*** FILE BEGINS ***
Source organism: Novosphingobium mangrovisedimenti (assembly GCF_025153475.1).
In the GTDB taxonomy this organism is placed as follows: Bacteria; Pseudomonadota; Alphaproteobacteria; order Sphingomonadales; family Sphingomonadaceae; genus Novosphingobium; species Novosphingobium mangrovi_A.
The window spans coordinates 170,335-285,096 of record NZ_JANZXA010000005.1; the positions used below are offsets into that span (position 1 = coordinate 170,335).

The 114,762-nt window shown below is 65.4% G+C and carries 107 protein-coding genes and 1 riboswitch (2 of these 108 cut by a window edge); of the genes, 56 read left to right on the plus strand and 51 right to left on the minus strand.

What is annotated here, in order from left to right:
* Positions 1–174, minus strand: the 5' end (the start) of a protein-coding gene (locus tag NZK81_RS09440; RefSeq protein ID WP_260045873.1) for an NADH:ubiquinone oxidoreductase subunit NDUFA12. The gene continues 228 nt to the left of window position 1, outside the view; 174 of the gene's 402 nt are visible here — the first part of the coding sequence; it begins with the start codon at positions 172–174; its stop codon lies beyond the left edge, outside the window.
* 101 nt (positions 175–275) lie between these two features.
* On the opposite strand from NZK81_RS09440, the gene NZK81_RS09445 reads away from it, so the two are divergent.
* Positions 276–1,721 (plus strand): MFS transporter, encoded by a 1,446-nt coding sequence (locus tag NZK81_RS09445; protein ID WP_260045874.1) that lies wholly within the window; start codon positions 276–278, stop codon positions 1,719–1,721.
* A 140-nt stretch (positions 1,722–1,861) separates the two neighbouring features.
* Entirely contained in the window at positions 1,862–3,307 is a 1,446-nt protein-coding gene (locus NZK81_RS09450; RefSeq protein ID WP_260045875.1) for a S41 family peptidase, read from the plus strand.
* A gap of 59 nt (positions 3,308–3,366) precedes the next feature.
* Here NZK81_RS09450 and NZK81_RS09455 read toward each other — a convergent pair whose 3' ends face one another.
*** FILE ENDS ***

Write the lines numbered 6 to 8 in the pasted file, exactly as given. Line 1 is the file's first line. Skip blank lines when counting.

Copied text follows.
* Positions 1–174, minus strand: the 5' end (the start) of a protein-coding gene (locus tag NZK81_RS09440; RefSeq protein ID WP_260045873.1) for an NADH:ubiquinone oxidoreductase subunit NDUFA12. The gene continues 228 nt to the left of window position 1, outside the view; 174 of the gene's 402 nt are visible here — the first part of the coding sequence; it begins with the start codon at positions 172–174; its stop codon lies beyond the left edge, outside the window.
* 101 nt (positions 175–275) lie between these two features.
* On the opposite strand from NZK81_RS09440, the gene NZK81_RS09445 reads away from it, so the two are divergent.